This Blog is now closed but you can still contact me at email@example.com. Ukraine-related posts have been edited into a book "Philatelic Case Studies from Ukraine's First Independence Period" edited by Glenn Stefanovics and available in the USA from amazon.com and in Europe from me. The Russia-related posts have been typeset for hard-copy publication but there are currently no plans to publish them.
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Thursday, 19 July 2012
Visitez Londres! But not just yet ....
As from November 2012, London's monthly philatelic Bourse, The Strand Stamp Fair, will be held on Fridays - not Wednesdays. It will still be held in the Royal National Hotel which is just a short taxi ride (or 15 minute walk)from St Pancras International station (OK: I know the unnecessary Border Controls make it less convenient than it could be. Sorry!) and 3 minutes walk from Russell Square underground station.
The first Friday Bourse will be held on 23 November and the next on 14 December. The dates for 2013 are shown above.
So now you can attend London's leading stamp fair (where many dealers will accept €uros) AND spend the weekend in London!
See you soon!
Posted by trevor pateman at 09:09 No comments:
Friday, 13 July 2012
Russia RSFSR 1917 - 1923 Provisional Cancellations
One can guess that provisional cancels come into use during the Civil War period for several reasons:
- the old canceller got destroyed in fighting
- the last lot of people to control the post office took the canceller with them when they left
- the old canceller just broke and could not be repaired
- the post office became very busy so there were not enough cancellers for every clerk
- a new post office was waiting for its canceller
Provisional cancellations can be frustrating, just like dumb [mute] cancels, when it is not possible to identify where they came from.
I illustrate three items.
The fragment of Insured Prarcel Card with 10 kopeck stamps is from LUDONSKOE PETROGRAD probably in 1920 or 1921 with the 10 kopeck stamps revalued x 100. A Soviet seal with hammer and sickle provides the cancellation.
The Imperial seal in black with posthorns and thunderbolts, used to cancel 10 rouble stamps, can be identified as from ..ATOKA in Kostroma Guberniya, but I cannot work out the first letter: nor can I find it by trying all the likely letters in Gary Combs' post office list.The item is part of a Money Transfer Form used as a Parcel Card. On the back there is a PETGROGRAD 19 3 21 receiver.
The final item has 10 rouble stamps cancelled with an improvised grill, a bit like those you see on Post Office Savings Bank cards. It's dated 15 X 1920 and has part of a PETROGRAD receiver on the reverse. The cachet at bottom looks like it is inscribed PETR GUB and the place name commences RO .. but I cannot complete it. ROMANOVKA would be a guess.
A nice little collection could be made of such items, though they are not very common.
Posted by trevor pateman at 10:49 No comments:
An Odessa document from 1882
This is a very ordinary document, but I don't remember seeing one like it before. It is of interest because it shows the use of French as a common language. The document reads as follows:
The Odessa post office certifies having received from the Consulate General of Turkey at Odessa the sum of twelve roubles and six kopecks in [payment for] over-the-counter frankings [ the actual words are affranchissements instanes] and registrations for the month of March 1882.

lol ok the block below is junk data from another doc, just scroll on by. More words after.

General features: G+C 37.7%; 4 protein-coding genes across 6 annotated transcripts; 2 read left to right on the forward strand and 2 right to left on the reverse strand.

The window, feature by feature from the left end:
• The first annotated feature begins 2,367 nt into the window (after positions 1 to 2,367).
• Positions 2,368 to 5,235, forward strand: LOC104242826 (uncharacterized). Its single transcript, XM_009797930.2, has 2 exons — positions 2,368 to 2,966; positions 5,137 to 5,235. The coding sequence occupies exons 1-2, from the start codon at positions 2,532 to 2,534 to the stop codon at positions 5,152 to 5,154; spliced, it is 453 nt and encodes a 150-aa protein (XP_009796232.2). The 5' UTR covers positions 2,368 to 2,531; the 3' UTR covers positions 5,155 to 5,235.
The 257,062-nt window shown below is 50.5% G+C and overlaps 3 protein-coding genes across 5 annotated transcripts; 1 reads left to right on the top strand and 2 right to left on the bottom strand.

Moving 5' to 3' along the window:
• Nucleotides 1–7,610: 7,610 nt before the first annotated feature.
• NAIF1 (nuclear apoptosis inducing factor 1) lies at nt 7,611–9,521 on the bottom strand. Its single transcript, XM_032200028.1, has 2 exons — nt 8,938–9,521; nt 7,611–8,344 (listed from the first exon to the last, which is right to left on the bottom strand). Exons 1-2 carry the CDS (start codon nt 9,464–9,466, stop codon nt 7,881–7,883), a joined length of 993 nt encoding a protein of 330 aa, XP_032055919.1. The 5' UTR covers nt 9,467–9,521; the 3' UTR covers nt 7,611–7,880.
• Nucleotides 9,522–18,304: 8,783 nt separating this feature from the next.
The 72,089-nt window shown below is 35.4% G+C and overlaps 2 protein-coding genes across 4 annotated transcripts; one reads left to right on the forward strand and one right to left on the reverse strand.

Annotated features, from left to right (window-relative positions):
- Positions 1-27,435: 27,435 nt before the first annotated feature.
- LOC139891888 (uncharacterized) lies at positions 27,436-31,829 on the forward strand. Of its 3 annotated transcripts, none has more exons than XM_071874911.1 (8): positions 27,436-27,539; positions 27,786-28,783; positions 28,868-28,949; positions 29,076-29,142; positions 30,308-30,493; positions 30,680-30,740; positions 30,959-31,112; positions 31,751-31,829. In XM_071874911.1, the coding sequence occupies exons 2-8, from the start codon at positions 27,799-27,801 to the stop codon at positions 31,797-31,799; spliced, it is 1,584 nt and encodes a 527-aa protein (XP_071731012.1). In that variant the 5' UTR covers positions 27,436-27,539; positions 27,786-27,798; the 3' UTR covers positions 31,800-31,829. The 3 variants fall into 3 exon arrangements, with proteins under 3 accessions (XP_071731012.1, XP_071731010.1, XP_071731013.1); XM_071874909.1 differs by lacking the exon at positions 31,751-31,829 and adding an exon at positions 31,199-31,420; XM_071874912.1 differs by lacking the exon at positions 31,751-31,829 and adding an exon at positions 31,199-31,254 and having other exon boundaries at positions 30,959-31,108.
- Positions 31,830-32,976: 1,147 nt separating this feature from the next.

The Deputy Director
S. Liachovet ... [I am not sure about this and Googling for similar names hasn't helped]
[Postmark] Odessa, 12 12, posthorns without thunderbolts, 2 April 1882
This item is for sale
Posted by trevor pateman at 05:28 No comments:
Thursday, 12 July 2012
In Praise of Large Format Items
Most - nearly all - philatelists are looking for things which fit on an album page. Today, an album page means a sheet of A4. Dealers can't sell items which will not fit on an A4 sheet - unless the collector can see a way to fold or cut the item to fit the page.
This is a bad situation to be in. Imagine. Someone offers you the Mona Lisa and you say, No Thanks, IKEA does not do a frame that size. Or worse: Yes, please, I think I can cut it to fit ...
Covers and sheets (Ganzbogen)should never, ever, be folded, trimmed or cut to fit. It is the frame that needs to be changed!
Many large format items get damaged because dealers don't have protective holders to put them in.
A well-preserved large format item can be a very attractive thing indeed. I have always liked the above cover. I think it's visually very appealing. It is made from (unfinished?) Court stationery. The address to the Justice of the Peace Court in Kamenets Podolsk is written in large letters across the front. The Registration cachet of BALIN Nr 165 is also in manuscript. The two 25 kopeck stamps are overprinted with Podillia XVIa (Bulat 2129, $30 each)and neatly cancelled BALIN POD in violet. On the back, there is a receiver cancel of KAMENTEZ POD "c" 22 4 19
This item is still in my stock for just one reason: it's too big. This implies we have a very strange approach to collecting!
Added February 2020: Most of my Ukraine-related Blog posts are now available in full colour book form. To find out more follow the link:
ArGe Russland at Sindelfingen 2012
At this year's Briefmarkenmesse Sindelfingen (Stuttgart)25 - 27 October, the Russia collectors' group ArGe Russland (part of the Union of German Philatelists, the BDPh) is organising a 100 frame exhibit of Russian philately for the "Russland-Jahr in Deutschland 2012 - 13". I was asked to contribute a small Exponat.